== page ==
Former Gov. Tommy G. Thompson called for big cuts at all federal agencies, including the Pentagon. And businessman Eric Hovde called for means testing for Social Security.
Businessman Mark Neumann and Assembly Speaker Scott Fitzgerald said they would use their past experience in government to attack the federal deficit.
The four spoke at an event at the Milwaukee Athletic Club, sponsored by Citizens for Responsible Government, also known as CRG Network. They'll face each other in the Aug. 14 primary, with the winner taking on U.S. Rep. Tammy Baldwin (D-Wis.) in November.
Each of the candidates emphasized his conservative credentials and told the luncheon crowd why he had the best background to address everything from the economy to paring the federal deficit.
The sniping between Hovde and Thompson took place after their speeches.
Hovde told reporters at a news conference that the biggest difference between himself and front-runner Thompson is Hovde's superior expertise on the economy and financial markets.
"I think these are issues I can talk about that, quite frankly, Tommy Thompson would have a hard time understanding," said Hovde, who built a fortune in banking, finance and real estate.
Thompson shot back.
"I would say anybody that makes those kind of statements is not very bright," Thompson said. "And I would also say, you know, he doesn't know anything.
"Who's the one that created jobs in Wisconsin? Who's the one that has balanced the budget 14 times? Who's the one that has never taken TARP money or any stimulus money? Me.
"I think Eric Hovde better be more concerned about the money he took and where he got it than worrying about me. I don't worry about him. I don't worry about anybody. I worry just exactly about me."
Hovde, who owns community banks, says that he never received money from the Troubled Asset Relief Program, but that like many stock market investors, some companies in which he's invested received funds from TARP, which bought poorly performing companies in an attempt to help bolster the economy.
Later in a meeting with Journal Sentinel editors and reporters, Hovde said Thompson - like many politicians - lacked an understanding of international finance and the underlying causes of downturns in sectors such as the Internet and real estate industries.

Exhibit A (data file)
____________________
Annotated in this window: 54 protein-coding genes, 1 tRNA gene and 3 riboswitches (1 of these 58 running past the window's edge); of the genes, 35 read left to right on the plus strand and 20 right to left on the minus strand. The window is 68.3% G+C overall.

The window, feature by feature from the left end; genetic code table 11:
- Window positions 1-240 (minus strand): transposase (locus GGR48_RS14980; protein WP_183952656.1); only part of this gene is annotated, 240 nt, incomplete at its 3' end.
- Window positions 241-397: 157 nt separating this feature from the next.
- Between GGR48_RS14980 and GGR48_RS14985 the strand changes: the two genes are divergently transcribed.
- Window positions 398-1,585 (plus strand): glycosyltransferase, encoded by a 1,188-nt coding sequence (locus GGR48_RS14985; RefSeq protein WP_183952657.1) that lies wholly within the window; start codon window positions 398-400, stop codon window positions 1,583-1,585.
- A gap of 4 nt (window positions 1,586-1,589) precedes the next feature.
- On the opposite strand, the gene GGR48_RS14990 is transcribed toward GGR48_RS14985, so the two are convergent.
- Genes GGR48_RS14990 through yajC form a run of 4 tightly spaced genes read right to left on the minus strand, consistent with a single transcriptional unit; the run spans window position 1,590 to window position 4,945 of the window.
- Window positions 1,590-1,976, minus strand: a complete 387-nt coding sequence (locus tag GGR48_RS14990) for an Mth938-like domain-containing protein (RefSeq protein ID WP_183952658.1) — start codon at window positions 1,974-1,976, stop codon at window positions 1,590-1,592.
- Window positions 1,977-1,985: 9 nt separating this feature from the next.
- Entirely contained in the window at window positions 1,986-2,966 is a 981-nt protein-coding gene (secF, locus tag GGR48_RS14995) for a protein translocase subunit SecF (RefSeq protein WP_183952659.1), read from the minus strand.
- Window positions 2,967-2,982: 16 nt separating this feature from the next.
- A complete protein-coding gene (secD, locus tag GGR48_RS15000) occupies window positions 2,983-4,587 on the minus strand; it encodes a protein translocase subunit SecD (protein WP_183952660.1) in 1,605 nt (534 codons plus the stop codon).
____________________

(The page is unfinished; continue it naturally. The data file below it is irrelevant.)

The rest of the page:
"It's not meant to be demeaning one iota to Gov. Thompson," Hovde said. "I've respected him as an individual. I've respected what he's done. But it's time - instead of having speeches (about) what I did 20 years ago, or say I'm the one whose leading the polls, to come and talk about what he plans to do for the country."
In his luncheon remarks, Thompson emphasized that he's the only politician in Wisconsin who is known by his first name and reminded the group that polls show he has the best chance to beat Baldwin.
"It's a sign of trust," he said. Thompson cited his past accomplishments: welfare reform, starting the Milwaukee Parental Choice Program, signing 91 tax cuts while governor and eliminating gift and inheritance taxes.
After serving as health and human services secretary under President George W. Bush, Thompson moved to the private sector, where he has served on numerous boards and was chairman of Logistics Health Inc. of La Crosse, which he said has created about 1,200 jobs.
Thompson called for big across-the-board spending cuts in the federal government, including military spending.
"I'm running on a balanced budget, cutting every department 5%, reforming the taxes, reforming health care and also making us energy independent," Thompson said during a news conference.
Under his plan, even the Pentagon would be subject to the 5% cut.
"You don't just say . . . the cut. There's a connection there," he said. "That is giving the secretaries the ability, the power to reorganize their departments."
Hovde said the cost of entitlement programs will have to be curtailed to avoid bankrupting the country.
On Social Security, he said those younger than 50 should be required to work at least two years longer to collect benefits. Those younger than 40 should be required to work an additional two years beyond that.
The current retirement age for full benefits is 65 or 66, depending on age.
Hovde also said that for wealthy people, "you are going to have to do some level of means testing for Social Security. If we don't, everyone is going to lose it."
Hovde has put $4 million of his own money into his campaign, his latest campaign finance report shows, while raising slightly more than $350,000 in contributions.
According to the Center for Responsive Politics, Hovde ranks fifth among Senate candidates in giving money to his campaign. The largest self-funding candidate is Republican David Dewhurst of Texas, who has put almost $7 million of personal money into his campaign.
Hovde has spent $3.8 million as of June 30.
In his presentation and later in an interview, Neumann took umbrage with President Barack Obama's recent remark, "If you've got a business, you didn't build that."
"I built my business just like so many people in this room," said Neumann, a home builder. "I find it insulting. What is he talking about? We took the risk, we had the ideas, we were the entrepreneurs who took a chance and employed people and built our businesses from the ground up."
Fitzgerald acknowledged his underdog status. But he believes a low voter turnout in the primary and the negative attacks by the other candidates could work to his advantage.
He said his leadership in the Assembly during the tumultuous days at the Capitol in 2011 showed that he has the leadership to address problems in Washington.
"With me, you don't have to ask whether I have political courage," Fitzgerald said. "I just showed it to you."Craig Gilbert of the Journal Sentinel staff contributed to this report.